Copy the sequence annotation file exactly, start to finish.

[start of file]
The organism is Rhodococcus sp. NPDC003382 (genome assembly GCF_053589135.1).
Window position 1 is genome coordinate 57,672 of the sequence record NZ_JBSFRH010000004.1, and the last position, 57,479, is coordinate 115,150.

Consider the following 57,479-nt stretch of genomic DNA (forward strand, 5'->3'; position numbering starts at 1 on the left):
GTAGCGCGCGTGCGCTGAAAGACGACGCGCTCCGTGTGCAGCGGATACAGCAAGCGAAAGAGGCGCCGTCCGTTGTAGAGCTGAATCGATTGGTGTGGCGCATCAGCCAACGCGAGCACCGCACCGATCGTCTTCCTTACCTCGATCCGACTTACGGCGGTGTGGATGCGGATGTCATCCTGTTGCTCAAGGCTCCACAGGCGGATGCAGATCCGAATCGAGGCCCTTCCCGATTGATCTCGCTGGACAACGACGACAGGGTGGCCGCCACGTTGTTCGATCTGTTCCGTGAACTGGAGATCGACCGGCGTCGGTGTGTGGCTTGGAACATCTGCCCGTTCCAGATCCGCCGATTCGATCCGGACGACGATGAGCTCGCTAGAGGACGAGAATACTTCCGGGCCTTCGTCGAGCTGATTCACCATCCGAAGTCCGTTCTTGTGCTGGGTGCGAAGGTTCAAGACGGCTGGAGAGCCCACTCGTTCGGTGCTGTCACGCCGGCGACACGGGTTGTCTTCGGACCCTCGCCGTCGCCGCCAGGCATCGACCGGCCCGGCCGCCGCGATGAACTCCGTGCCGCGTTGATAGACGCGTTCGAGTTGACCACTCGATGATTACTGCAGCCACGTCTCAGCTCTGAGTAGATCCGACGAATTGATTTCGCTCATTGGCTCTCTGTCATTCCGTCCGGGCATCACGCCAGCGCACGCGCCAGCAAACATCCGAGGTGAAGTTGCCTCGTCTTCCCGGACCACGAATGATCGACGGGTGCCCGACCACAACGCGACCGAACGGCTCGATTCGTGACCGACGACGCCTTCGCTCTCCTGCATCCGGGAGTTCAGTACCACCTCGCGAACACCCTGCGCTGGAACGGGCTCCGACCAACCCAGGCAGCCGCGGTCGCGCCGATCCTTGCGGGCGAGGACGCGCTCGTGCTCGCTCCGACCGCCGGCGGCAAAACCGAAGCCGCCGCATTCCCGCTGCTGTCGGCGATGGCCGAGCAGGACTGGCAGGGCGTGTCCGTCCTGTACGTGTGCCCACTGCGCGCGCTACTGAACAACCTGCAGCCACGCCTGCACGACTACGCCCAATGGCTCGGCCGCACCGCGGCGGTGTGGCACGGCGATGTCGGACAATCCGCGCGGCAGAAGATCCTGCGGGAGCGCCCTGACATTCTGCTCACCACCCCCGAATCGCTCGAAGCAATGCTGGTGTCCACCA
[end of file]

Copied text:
The organism is Rhodococcus sp. NPDC003382 (genome assembly GCF_053589135.1).
Window position 1 is genome coordinate 57,672 of the sequence record NZ_JBSFRH010000004.1, and the last position, 57,479, is coordinate 115,150.

Consider the following 57,479-nt stretch of genomic DNA (forward strand, 5'->3'; position numbering starts at 1 on the left):
GTAGCGCGCGTGCGCTGAAAGACGACGCGCTCCGTGTGCAGCGGATACAGCAAGCGAAAGAGGCGCCGTCCGTTGTAGAGCTGAATCGATTGGTGTGGCGCATCAGCCAACGCGAGCACCGCACCGATCGTCTTCCTTACCTCGATCCGACTTACGGCGGTGTGGATGCGGATGTCATCCTGTTGCTCAAGGCTCCACAGGCGGATGCAGATCCGAATCGAGGCCCTTCCCGATTGATCTCGCTGGACAACGACGACAGGGTGGCCGCCACGTTGTTCGATCTGTTCCGTGAACTGGAGATCGACCGGCGTCGGTGTGTGGCTTGGAACATCTGCCCGTTCCAGATCCGCCGATTCGATCCGGACGACGATGAGCTCGCTAGAGGACGAGAATACTTCCGGGCCTTCGTCGAGCTGATTCACCATCCGAAGTCCGTTCTTGTGCTGGGTGCGAAGGTTCAAGACGGCTGGAGAGCCCACTCGTTCGGTGCTGTCACGCCGGCGACACGGGTTGTCTTCGGACCCTCGCCGTCGCCGCCAGGCATCGACCGGCCCGGCCGCCGCGATGAACTCCGTGCCGCGTTGATAGACGCGTTCGAGTTGACCACTCGATGATTACTGCAGCCACGTCTCAGCTCTGAGTAGATCCGACGAATTGATTTCGCTCATTGGCTCTCTGTCATTCCGTCCGGGCATCACGCCAGCGCACGCGCCAGCAAACATCCGAGGTGAAGTTGCCTCGTCTTCCCGGACCACGAATGATCGACGGGTGCCCGACCACAACGCGACCGAACGGCTCGATTCGTGACCGACGACGCCTTCGCTCTCCTGCATCCGGGAGTTCAGTACCACCTCGCGAACACCCTGCGCTGGAACGGGCTCCGACCAACCCAGGCAGCCGCGGTCGCGCCGATCCTTGCGGGCGAGGACGCGCTCGTGCTCGCTCCGACCGCCGGCGGCAAAACCGAAGCCGCCGCATTCCCGCTGCTGTCGGCGATGGCCGAGCAGGACTGGCAGGGCGTGTCCGTCCTGTACGTGTGCCCACTGCGCGCGCTACTGAACAACCTGCAGCCACGCCTGCACGACTACGCCCAATGGCTCGGCCGCACCGCGGCGGTGTGGCACGGCGATGTCGGACAATCCGCGCGGCAGAAGATCCTGCGGGAGCGCCCTGACATTCTGCTCACCACCCCCGAATCGCTCGAAGCAATGCTGGTGTCCACCA